In the ranks of the so-called learned there is rising up a new order of thinkers, which may best be termed the School of the Worldly Wise Men. After arriving at the astounding conclusion that they are the intellectual salt of the earth, these gentlemen of letters have appointed themselves the final judges of all knowledge, both human and divine.
This group affirms that all mystics must have been epileptic and most of the saints neurotic! It declares God to be a fabrication of primitive superstition; the universe to be intended for no particular purpose; immortality to be a figment of the imagination; and an outstanding individuality to be but a fortuitous combination of cells! Pythagoras is asserted to have suffered from a “bean complex”; Socrates was a notorious inebriate; St. Paul was subject to fits; Paracelsus was an infamous quack, the Comte di Cagliostro a mountebank, and the Comte de St.-Germain the outstanding crook of history!
What do the lofty concepts of the world’s illumined saviors and sages have in common with these stunted, distorted products of the “realism” of this century? All over the world men and women ground down by the soulless cultural systems of today are crying out for the return of the banished age of beauty and enlightenment – for something practical in the highest sense of the word.
A few are beginning to realize that so-called civilization in its present form is at the vanishing point; that coldness, heartlessness, commercialism, and material efficiency are impractical, and only that which offers opportunity for the expression of love and ideality is truly worth while. All the world is seeking happiness, but knows not in what direction to search.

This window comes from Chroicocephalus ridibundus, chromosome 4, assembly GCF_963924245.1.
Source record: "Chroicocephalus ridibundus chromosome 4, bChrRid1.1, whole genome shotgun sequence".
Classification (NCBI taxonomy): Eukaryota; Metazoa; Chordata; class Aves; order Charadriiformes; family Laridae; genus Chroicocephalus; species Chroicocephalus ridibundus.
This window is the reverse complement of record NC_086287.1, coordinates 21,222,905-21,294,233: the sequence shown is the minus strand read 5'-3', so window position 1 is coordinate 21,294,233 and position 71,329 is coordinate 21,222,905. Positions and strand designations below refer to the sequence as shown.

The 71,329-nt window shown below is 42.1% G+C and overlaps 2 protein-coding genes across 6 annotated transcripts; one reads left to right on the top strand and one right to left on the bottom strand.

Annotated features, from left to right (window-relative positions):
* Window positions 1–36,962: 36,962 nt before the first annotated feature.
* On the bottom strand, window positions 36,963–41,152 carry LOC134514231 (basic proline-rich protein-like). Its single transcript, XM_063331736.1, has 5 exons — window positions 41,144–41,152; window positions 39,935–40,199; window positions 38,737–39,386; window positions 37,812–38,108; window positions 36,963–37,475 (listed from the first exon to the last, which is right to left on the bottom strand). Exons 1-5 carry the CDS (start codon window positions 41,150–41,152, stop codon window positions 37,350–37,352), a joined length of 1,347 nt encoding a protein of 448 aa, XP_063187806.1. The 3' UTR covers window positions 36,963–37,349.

Men must learn that happiness crowns the soul’s quest for understanding. Only through the realization of infinite goodness and infinite accomplishment can the peace of the inner Self be assured. In spite of man’s geocentricism, there is something in the human mind that is reaching out to philosophy – not to this or that philosophic code, but simply to philosophy in the broadest and fullest sense.
Originally posted by Student X
Originally posted by nicolee123nd
There's no debating that America is becoming less and less religious.
But more spiritual.
Do you think this is good or bad?
Its good and bad.
What would you say is up for the future?
The noosphere aka the Divine Milieu.
Originally posted by 15FORreal
reply to post by Sundowner
They could easily join us if they wanted...but I really doubt that they will want this...as far as I know and have seen..anything that goes against them is shut down and is called a lie or something else...i would gladly have science and religion team up..it would probablly get more done than just science...but at the moment..they are just stopping us from advancing
Originally posted by NewAgeMan
reply to post by dizzie_lizzie79
Read "The Phenomenon of Man" by Pierre Tilliard de Chardin, and "The Nature and Destiny of Man" by Reinhold Neibhur, both modern day prophets of the early 20th century. Set aside any anti-religious bias, and probe these writings for a new synthesis. It's there just waiting in the wings now for reappropriation.
The word "noosphere" is from Chardin's book.
Is that where you found God?
Originally posted by AYEforeignEYE '___'
Originally posted by AYEforeignEYE
I fear the atheist that says "That isn't possible." about everything they haven't read in 'New Scientist'.
If I never had something profoundly spiritual happen to me, would I be an atheist today?
Originally posted by ObvTruth
reply to post by kykweer
Religion clouds peoples mind from everything else thats around him. Anything in the future that seems unholy or anything that seems wrong to them they would surly try to Demonize it. If there was no religion it would be a way for us all to unite. No arguing about if there is a God or not.